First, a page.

The second mind game involves fear. In chapter 2, distressed by the condition of his “brothers,” Nehemiah is confronted by his boss: “What’s your problem?” Nehemiah confesses, “I was very much afraid” (Neh. 2:2). Was he afraid of what he was about to ask the king or afraid of where his love for others was taking him? Fear keeps me away from certain people and certain areas of town.
Robert Cole’s book, The Children of Crisis: A Study in Courage and Fear, tells about some of the little children, seven and eight years old, who were among the first blacks to integrate the white schools in the South.
There was one little girl named Ruby,
who did, however, distinguish between whites and Negro people. She drew white people larger and more lifelike. Negroes were smaller, their bodies less intact. A white girl we both knew to be her own size appeared several times taller. While Ruby’s own face lacked an eye in one drawing, an ear in another, the white girl never lacked any features. Moreover, Ruby drew the white girl’s hands and legs carefully, always making sure that they had the proper number of fingers and toes. Not so with her own limbs, or those of any Negro children she chose (or was asked) to picture. A thumb or forefinger might be missing, or a whole set of toes. The arms were shorter, even absent or truncated.
The point is that the devil tries to convince us that the challenge is so big and forceful, while we are so small and incomplete that we cannot possibly succeed. Hasn’t the devil tried to tell you that you lack something in your life to do his will? Hasn’t he told you that many times? And, sadly enough, hasn’t it often worked?
A Newsweek special issue called the American poor “the new untouchables.” In the lead article about low-income children, Jonathan Kozol declares:
Many get to class so tired and hungry that they cannot concentrate. Others are ashamed to go to school because of shunning by their peers. Classmates label them “the hotel children” and don’t want to sit beside them. Even their teachers sometimes keep their distance. The children look diseased and dirty. Many times they are. Often unable to bathe, they bring the smell of destitution with them into school. There is a smell of destitution, I may add. It is the smell of sweat and filth and urine. Like many journalists, I often find myself ashamed to be resisting the affection of a tiny child whose entire being seems to emanate pathology.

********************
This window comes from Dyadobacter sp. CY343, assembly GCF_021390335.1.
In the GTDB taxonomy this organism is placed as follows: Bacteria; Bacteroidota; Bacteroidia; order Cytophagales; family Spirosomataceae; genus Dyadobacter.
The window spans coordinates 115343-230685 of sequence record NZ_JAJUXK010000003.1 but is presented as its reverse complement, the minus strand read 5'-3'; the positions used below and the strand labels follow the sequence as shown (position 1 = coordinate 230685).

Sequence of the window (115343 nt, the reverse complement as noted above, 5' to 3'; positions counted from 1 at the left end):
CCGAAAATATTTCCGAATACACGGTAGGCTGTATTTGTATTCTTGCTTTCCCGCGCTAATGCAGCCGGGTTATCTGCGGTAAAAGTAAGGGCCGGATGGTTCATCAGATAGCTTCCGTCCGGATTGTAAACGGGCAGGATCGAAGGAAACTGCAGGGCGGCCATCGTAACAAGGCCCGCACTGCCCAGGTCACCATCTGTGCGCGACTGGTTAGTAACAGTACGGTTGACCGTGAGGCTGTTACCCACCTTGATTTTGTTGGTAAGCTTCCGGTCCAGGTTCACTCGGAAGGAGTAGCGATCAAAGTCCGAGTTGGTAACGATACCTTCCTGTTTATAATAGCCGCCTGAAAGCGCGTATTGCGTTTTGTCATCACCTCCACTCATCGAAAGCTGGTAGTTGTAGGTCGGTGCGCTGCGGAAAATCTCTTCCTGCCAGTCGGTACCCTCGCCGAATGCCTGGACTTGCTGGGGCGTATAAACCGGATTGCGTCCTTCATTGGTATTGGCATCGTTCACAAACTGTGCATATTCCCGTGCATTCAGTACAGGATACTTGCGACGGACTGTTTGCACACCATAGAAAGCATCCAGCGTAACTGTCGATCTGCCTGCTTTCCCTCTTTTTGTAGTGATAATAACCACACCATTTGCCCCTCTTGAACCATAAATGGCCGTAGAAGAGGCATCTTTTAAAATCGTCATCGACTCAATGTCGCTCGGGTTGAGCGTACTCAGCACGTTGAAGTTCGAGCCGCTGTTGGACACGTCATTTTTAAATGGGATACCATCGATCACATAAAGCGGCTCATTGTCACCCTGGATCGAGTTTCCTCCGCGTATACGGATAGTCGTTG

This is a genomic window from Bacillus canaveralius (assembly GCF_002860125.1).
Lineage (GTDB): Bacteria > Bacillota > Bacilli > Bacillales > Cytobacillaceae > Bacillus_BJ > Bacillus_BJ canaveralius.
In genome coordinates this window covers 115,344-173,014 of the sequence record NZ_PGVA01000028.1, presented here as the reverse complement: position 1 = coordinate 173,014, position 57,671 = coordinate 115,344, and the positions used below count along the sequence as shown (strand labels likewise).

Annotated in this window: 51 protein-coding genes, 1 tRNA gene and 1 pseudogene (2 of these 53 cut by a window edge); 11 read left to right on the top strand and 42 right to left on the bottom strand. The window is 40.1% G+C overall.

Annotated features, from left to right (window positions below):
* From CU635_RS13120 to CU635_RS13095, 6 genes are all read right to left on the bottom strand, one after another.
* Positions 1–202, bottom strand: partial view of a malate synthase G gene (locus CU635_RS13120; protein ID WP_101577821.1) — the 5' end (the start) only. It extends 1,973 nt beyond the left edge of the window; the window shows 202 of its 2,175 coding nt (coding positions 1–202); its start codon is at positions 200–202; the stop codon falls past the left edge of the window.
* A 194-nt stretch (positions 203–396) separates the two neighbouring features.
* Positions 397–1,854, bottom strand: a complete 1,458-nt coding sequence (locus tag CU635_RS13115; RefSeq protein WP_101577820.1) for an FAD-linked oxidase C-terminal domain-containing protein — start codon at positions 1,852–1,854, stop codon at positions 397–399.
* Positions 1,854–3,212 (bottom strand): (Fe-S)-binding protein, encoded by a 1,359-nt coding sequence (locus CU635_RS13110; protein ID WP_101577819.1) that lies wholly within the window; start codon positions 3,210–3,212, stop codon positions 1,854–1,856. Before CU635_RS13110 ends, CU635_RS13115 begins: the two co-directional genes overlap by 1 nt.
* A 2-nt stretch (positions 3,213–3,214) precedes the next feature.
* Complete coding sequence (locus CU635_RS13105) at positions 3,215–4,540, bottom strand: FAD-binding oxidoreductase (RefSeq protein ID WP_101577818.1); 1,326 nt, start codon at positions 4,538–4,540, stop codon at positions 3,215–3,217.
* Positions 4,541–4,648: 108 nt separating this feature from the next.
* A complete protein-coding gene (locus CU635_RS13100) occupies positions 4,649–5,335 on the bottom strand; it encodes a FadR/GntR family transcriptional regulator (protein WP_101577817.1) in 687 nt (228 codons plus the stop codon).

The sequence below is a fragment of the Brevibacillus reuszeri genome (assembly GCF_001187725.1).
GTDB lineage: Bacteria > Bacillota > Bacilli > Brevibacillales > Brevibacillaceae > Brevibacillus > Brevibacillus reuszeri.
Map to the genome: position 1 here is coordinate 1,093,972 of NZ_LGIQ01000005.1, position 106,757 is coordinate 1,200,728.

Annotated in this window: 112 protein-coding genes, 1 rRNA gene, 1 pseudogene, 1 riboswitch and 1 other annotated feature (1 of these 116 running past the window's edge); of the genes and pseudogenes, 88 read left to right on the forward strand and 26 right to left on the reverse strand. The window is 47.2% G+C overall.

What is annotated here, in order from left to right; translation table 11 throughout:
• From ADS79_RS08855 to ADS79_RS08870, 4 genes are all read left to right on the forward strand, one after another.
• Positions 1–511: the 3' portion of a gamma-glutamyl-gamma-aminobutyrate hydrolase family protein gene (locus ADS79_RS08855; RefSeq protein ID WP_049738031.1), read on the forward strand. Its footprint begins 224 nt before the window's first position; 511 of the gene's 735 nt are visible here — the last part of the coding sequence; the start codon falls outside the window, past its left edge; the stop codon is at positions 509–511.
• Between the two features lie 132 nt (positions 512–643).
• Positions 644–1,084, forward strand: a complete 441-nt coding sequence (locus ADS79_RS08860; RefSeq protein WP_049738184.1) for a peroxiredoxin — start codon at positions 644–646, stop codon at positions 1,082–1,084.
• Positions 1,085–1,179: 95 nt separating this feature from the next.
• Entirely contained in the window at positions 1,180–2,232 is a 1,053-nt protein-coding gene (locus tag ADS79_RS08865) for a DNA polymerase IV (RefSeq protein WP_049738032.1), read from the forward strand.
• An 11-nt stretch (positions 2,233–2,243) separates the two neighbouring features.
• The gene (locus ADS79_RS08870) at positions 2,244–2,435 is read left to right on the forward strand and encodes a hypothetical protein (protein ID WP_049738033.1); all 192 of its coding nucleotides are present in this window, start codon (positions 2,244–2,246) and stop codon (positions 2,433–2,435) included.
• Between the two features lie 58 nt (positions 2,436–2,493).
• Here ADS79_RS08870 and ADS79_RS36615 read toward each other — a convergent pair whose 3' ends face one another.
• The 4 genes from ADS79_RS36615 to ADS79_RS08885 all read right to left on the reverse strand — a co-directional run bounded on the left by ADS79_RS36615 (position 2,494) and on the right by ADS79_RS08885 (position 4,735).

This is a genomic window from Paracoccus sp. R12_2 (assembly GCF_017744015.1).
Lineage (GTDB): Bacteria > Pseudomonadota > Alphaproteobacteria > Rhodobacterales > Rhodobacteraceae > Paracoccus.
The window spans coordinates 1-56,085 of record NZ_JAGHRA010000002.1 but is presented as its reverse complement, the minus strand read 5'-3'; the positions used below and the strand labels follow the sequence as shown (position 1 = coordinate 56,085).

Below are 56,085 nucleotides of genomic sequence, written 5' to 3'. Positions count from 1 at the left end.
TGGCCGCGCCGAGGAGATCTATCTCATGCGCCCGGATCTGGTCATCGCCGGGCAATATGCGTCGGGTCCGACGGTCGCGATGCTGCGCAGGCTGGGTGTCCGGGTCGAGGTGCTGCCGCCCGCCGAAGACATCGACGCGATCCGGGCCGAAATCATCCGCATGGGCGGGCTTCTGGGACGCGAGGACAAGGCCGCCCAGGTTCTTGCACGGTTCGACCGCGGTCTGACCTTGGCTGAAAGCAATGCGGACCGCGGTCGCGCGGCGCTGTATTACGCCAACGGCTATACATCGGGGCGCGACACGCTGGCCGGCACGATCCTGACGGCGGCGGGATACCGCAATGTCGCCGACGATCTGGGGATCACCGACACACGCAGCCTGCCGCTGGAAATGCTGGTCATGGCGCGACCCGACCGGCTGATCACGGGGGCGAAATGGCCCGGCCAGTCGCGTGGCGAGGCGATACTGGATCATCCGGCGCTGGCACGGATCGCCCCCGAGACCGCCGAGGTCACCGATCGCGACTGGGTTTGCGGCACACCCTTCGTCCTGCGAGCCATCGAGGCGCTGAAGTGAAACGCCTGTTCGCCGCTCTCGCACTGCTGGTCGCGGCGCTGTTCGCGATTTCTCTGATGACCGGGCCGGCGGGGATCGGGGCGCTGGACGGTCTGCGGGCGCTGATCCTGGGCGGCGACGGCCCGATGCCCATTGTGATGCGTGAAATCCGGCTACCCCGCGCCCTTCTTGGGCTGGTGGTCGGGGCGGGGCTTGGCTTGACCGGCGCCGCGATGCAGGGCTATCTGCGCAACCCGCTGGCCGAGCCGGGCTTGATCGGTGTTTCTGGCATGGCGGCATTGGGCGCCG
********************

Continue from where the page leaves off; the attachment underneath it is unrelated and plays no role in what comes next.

Fear is a self-protection mechanism that God gave us, but the Devil perverts it. J. Lee Magness declared that Christians must “know fear! But the fear we must know is the fear of God.” Then, once we know the fear of God,
[i]f we truly fear God, we will not let ourselves be terrorized by the prophets of fear—those who would have us fear everything from intruders in our homes to immigrants on our borders to cracks in our national security to the disintegration of our society to the demise of the church.
Godly fear motivates us to fear God and do His will. It does not promote wild risks, but at the same time, it recognizes that the Apostle John included the cowardly as those who “will be in the fiery lake of burning sulphur” (Rev 21:8). Godly fear teaches us to use godly wisdom to take risks for the Lord’s sake (Matt 25:2; Matt 25:14–30; Luke 16:1–9; Eph 5:15).
When the emperor Artaxerxes confronted the distressed Nehemiah and showed him compassion, he continued with the question, “What is it you want?” (Neh 2:4). Nehemiah responded with the strangest of requests, “Please let me take a few years off to go rebuild a city!” In the end, it looks as if Artaxerxes simply gave Nehemiah a temporary transfer of responsibility in order to fulfill his dream.